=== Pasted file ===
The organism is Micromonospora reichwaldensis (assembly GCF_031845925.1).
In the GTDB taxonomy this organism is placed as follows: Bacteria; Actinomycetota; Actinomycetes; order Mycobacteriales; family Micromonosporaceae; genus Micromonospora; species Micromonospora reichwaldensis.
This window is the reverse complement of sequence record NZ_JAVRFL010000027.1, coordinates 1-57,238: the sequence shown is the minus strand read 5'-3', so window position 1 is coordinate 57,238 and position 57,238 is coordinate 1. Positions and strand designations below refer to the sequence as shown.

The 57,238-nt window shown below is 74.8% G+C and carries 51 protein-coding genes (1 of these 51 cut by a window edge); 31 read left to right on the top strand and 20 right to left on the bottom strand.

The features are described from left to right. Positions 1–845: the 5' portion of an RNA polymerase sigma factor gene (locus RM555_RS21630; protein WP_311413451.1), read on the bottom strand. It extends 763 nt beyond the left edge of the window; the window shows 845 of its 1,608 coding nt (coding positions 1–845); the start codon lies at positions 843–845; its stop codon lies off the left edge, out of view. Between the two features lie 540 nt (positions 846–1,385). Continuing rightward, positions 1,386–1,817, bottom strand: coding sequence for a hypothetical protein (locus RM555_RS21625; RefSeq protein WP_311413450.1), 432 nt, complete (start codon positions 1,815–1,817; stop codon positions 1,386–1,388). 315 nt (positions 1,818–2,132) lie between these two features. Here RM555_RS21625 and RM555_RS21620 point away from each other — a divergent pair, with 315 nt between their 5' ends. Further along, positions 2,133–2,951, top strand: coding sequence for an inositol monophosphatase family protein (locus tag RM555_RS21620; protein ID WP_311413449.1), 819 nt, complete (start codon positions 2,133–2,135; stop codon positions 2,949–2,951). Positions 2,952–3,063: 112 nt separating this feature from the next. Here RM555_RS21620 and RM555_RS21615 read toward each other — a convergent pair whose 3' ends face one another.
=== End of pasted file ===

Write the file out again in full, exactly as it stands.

The organism is Micromonospora reichwaldensis (assembly GCF_031845925.1).
In the GTDB taxonomy this organism is placed as follows: Bacteria; Actinomycetota; Actinomycetes; order Mycobacteriales; family Micromonosporaceae; genus Micromonospora; species Micromonospora reichwaldensis.
This window is the reverse complement of sequence record NZ_JAVRFL010000027.1, coordinates 1-57,238: the sequence shown is the minus strand read 5'-3', so window position 1 is coordinate 57,238 and position 57,238 is coordinate 1. Positions and strand designations below refer to the sequence as shown.

The 57,238-nt window shown below is 74.8% G+C and carries 51 protein-coding genes (1 of these 51 cut by a window edge); 31 read left to right on the top strand and 20 right to left on the bottom strand.

The features are described from left to right. Positions 1–845: the 5' portion of an RNA polymerase sigma factor gene (locus RM555_RS21630; protein WP_311413451.1), read on the bottom strand. It extends 763 nt beyond the left edge of the window; the window shows 845 of its 1,608 coding nt (coding positions 1–845); the start codon lies at positions 843–845; its stop codon lies off the left edge, out of view. Between the two features lie 540 nt (positions 846–1,385). Continuing rightward, positions 1,386–1,817, bottom strand: coding sequence for a hypothetical protein (locus RM555_RS21625; RefSeq protein WP_311413450.1), 432 nt, complete (start codon positions 1,815–1,817; stop codon positions 1,386–1,388). 315 nt (positions 1,818–2,132) lie between these two features. Here RM555_RS21625 and RM555_RS21620 point away from each other — a divergent pair, with 315 nt between their 5' ends. Further along, positions 2,133–2,951, top strand: coding sequence for an inositol monophosphatase family protein (locus tag RM555_RS21620; protein ID WP_311413449.1), 819 nt, complete (start codon positions 2,133–2,135; stop codon positions 2,949–2,951). Positions 2,952–3,063: 112 nt separating this feature from the next. Here RM555_RS21620 and RM555_RS21615 read toward each other — a convergent pair whose 3' ends face one another.